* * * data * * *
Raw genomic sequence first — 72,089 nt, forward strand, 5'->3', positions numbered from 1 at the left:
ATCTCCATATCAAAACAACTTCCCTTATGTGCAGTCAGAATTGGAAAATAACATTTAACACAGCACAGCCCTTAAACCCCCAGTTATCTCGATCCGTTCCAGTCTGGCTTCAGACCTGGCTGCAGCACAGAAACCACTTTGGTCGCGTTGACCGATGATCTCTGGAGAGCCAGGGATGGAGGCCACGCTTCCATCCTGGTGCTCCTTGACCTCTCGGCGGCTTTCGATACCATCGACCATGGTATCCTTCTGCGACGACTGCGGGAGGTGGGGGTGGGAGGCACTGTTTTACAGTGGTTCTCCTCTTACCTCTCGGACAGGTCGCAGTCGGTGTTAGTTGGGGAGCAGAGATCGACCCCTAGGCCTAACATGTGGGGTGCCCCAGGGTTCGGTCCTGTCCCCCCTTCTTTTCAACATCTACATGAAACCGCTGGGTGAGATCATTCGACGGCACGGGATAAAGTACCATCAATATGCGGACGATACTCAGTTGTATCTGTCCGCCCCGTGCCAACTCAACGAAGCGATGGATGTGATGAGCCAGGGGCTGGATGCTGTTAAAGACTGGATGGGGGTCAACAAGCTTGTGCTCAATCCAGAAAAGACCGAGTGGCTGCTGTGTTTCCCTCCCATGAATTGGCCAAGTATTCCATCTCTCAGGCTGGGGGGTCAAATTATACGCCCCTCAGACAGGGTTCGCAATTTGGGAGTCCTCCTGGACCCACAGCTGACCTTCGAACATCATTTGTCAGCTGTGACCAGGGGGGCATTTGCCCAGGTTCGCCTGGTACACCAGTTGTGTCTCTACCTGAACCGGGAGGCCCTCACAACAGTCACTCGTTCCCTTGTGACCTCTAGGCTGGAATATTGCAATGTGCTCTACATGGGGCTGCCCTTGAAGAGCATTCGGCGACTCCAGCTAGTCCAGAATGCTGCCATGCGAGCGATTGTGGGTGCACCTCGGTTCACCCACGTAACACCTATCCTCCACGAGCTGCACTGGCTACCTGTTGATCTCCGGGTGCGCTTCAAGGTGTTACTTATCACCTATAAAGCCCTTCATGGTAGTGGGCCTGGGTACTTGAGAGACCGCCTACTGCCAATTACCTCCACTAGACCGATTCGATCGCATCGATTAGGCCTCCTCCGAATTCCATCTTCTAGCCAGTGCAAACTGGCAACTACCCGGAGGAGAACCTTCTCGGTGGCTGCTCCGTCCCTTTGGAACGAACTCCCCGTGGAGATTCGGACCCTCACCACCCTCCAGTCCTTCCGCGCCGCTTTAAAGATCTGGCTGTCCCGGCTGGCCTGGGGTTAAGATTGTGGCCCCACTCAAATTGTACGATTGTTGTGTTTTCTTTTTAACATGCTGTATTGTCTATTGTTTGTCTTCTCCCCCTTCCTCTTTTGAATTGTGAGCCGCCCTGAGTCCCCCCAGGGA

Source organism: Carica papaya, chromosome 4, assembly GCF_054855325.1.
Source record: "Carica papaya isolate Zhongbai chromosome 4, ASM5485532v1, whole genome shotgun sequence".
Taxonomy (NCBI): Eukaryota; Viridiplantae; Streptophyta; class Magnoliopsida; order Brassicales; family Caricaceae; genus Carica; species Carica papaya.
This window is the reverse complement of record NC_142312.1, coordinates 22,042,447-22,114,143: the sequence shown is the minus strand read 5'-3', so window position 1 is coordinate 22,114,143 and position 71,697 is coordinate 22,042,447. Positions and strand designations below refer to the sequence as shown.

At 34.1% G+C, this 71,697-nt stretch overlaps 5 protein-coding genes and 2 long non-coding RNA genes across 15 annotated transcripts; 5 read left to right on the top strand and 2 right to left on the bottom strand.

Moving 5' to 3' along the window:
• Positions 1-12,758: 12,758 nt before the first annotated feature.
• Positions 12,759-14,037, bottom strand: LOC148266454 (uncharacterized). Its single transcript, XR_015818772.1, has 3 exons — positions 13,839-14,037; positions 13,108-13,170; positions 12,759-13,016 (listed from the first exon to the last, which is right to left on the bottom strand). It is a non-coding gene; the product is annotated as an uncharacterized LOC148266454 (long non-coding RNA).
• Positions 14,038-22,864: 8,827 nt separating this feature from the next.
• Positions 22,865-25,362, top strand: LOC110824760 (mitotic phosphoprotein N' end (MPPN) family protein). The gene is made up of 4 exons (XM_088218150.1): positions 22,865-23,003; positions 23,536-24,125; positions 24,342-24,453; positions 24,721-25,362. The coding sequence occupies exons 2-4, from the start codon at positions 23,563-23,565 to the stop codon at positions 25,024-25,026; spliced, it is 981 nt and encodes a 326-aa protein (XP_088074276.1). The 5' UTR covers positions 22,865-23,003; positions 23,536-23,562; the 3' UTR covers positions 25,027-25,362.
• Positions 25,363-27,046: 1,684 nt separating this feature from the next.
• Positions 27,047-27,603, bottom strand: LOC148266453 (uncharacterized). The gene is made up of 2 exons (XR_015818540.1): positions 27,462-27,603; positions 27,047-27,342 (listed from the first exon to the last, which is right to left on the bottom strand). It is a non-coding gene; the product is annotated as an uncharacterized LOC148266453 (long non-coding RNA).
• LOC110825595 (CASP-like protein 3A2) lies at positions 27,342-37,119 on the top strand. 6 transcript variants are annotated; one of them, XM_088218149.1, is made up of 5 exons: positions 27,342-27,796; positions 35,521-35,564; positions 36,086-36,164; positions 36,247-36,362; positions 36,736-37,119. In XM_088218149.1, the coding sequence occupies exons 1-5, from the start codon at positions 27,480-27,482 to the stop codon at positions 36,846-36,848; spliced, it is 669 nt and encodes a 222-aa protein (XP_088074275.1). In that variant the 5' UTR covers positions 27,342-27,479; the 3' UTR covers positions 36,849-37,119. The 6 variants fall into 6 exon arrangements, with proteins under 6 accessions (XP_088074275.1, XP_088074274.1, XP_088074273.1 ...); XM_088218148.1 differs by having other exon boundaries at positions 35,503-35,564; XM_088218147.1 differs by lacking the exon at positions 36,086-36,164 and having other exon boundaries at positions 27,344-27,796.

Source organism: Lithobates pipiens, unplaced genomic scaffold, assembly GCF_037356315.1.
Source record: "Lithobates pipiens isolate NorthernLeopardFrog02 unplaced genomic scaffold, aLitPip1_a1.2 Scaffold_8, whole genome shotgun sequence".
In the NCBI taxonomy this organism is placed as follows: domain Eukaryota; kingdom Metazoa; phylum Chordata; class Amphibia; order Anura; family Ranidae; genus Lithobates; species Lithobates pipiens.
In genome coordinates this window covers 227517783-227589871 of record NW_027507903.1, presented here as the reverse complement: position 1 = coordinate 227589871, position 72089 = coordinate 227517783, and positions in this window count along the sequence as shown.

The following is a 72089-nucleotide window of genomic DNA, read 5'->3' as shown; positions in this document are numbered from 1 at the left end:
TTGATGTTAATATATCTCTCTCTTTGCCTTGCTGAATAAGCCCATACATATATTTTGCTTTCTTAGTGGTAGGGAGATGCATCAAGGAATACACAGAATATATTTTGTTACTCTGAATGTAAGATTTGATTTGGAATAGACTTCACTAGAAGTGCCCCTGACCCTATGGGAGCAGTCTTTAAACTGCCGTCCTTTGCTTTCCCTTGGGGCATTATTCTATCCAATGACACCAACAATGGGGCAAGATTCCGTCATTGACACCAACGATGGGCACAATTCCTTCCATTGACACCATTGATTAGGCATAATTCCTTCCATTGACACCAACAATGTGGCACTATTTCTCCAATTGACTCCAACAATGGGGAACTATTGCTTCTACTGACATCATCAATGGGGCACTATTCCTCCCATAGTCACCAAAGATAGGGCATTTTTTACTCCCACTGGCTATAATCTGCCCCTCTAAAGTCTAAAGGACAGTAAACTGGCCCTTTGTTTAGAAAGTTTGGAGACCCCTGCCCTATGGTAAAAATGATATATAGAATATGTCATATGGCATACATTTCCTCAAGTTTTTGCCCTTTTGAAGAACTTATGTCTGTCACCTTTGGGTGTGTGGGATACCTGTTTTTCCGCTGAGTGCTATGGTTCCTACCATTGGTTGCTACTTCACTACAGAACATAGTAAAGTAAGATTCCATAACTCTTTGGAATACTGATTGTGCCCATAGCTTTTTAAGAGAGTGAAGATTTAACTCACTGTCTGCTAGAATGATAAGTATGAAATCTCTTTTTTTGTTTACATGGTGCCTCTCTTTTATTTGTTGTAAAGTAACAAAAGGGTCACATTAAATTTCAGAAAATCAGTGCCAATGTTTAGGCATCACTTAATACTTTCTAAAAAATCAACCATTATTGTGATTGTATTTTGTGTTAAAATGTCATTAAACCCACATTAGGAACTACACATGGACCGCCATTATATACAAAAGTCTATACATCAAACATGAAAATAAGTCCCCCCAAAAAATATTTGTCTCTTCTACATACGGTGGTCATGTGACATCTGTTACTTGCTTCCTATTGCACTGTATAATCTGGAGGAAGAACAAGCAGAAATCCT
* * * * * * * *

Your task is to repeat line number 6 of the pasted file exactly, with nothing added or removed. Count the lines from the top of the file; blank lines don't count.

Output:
This window is the reverse complement of record NC_142312.1, coordinates 22,042,447-22,114,143: the sequence shown is the minus strand read 5'-3', so window position 1 is coordinate 22,114,143 and position 71,697 is coordinate 22,042,447. Positions and strand designations below refer to the sequence as shown.